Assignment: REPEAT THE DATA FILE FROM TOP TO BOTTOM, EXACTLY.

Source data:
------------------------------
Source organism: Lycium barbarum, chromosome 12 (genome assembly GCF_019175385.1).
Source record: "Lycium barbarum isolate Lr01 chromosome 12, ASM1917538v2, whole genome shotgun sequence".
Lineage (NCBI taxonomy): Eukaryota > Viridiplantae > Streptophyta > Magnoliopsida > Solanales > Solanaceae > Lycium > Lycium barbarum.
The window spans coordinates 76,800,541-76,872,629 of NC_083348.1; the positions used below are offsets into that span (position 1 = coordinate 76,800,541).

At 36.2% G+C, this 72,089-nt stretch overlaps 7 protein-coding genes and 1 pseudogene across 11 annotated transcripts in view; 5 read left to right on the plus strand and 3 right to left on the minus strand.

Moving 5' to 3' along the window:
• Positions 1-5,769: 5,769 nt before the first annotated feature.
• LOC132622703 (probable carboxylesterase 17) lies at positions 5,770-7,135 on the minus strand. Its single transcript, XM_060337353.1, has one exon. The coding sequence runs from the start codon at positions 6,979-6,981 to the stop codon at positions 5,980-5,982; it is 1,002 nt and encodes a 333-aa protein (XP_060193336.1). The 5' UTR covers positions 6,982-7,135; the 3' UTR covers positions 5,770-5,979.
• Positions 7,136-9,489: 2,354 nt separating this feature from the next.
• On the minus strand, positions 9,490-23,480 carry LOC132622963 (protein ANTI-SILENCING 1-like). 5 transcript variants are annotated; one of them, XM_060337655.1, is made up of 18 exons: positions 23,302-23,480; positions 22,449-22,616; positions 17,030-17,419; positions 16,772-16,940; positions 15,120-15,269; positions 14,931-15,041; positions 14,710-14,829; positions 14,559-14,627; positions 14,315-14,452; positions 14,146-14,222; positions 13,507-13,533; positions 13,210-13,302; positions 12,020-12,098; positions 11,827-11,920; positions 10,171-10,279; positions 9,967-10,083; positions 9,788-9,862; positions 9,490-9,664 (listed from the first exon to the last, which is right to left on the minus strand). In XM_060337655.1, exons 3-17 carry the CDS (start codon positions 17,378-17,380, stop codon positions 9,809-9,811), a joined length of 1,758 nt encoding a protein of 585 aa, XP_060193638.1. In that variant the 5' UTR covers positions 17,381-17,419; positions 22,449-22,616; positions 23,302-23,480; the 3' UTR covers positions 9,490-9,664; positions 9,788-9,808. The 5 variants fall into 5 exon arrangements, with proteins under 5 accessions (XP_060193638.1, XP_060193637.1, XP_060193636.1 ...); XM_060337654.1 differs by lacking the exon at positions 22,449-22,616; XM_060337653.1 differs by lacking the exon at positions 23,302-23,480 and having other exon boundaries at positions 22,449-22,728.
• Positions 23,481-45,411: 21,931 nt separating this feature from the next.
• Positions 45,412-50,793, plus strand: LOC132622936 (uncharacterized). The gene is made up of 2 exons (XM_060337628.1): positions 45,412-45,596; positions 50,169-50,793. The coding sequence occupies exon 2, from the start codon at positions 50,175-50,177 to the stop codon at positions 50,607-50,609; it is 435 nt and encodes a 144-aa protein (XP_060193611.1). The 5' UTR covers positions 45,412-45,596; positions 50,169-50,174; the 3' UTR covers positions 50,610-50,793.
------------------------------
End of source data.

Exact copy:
Source organism: Lycium barbarum, chromosome 12 (genome assembly GCF_019175385.1).
Source record: "Lycium barbarum isolate Lr01 chromosome 12, ASM1917538v2, whole genome shotgun sequence".
Lineage (NCBI taxonomy): Eukaryota > Viridiplantae > Streptophyta > Magnoliopsida > Solanales > Solanaceae > Lycium > Lycium barbarum.
The window spans coordinates 76,800,541-76,872,629 of NC_083348.1; the positions used below are offsets into that span (position 1 = coordinate 76,800,541).

At 36.2% G+C, this 72,089-nt stretch overlaps 7 protein-coding genes and 1 pseudogene across 11 annotated transcripts in view; 5 read left to right on the plus strand and 3 right to left on the minus strand.

Moving 5' to 3' along the window:
• Positions 1-5,769: 5,769 nt before the first annotated feature.
• LOC132622703 (probable carboxylesterase 17) lies at positions 5,770-7,135 on the minus strand. Its single transcript, XM_060337353.1, has one exon. The coding sequence runs from the start codon at positions 6,979-6,981 to the stop codon at positions 5,980-5,982; it is 1,002 nt and encodes a 333-aa protein (XP_060193336.1). The 5' UTR covers positions 6,982-7,135; the 3' UTR covers positions 5,770-5,979.
• Positions 7,136-9,489: 2,354 nt separating this feature from the next.
• On the minus strand, positions 9,490-23,480 carry LOC132622963 (protein ANTI-SILENCING 1-like). 5 transcript variants are annotated; one of them, XM_060337655.1, is made up of 18 exons: positions 23,302-23,480; positions 22,449-22,616; positions 17,030-17,419; positions 16,772-16,940; positions 15,120-15,269; positions 14,931-15,041; positions 14,710-14,829; positions 14,559-14,627; positions 14,315-14,452; positions 14,146-14,222; positions 13,507-13,533; positions 13,210-13,302; positions 12,020-12,098; positions 11,827-11,920; positions 10,171-10,279; positions 9,967-10,083; positions 9,788-9,862; positions 9,490-9,664 (listed from the first exon to the last, which is right to left on the minus strand). In XM_060337655.1, exons 3-17 carry the CDS (start codon positions 17,378-17,380, stop codon positions 9,809-9,811), a joined length of 1,758 nt encoding a protein of 585 aa, XP_060193638.1. In that variant the 5' UTR covers positions 17,381-17,419; positions 22,449-22,616; positions 23,302-23,480; the 3' UTR covers positions 9,490-9,664; positions 9,788-9,808. The 5 variants fall into 5 exon arrangements, with proteins under 5 accessions (XP_060193638.1, XP_060193637.1, XP_060193636.1 ...); XM_060337654.1 differs by lacking the exon at positions 22,449-22,616; XM_060337653.1 differs by lacking the exon at positions 23,302-23,480 and having other exon boundaries at positions 22,449-22,728.
• Positions 23,481-45,411: 21,931 nt separating this feature from the next.
• Positions 45,412-50,793, plus strand: LOC132622936 (uncharacterized). The gene is made up of 2 exons (XM_060337628.1): positions 45,412-45,596; positions 50,169-50,793. The coding sequence occupies exon 2, from the start codon at positions 50,175-50,177 to the stop codon at positions 50,607-50,609; it is 435 nt and encodes a 144-aa protein (XP_060193611.1). The 5' UTR covers positions 45,412-45,596; positions 50,169-50,174; the 3' UTR covers positions 50,610-50,793.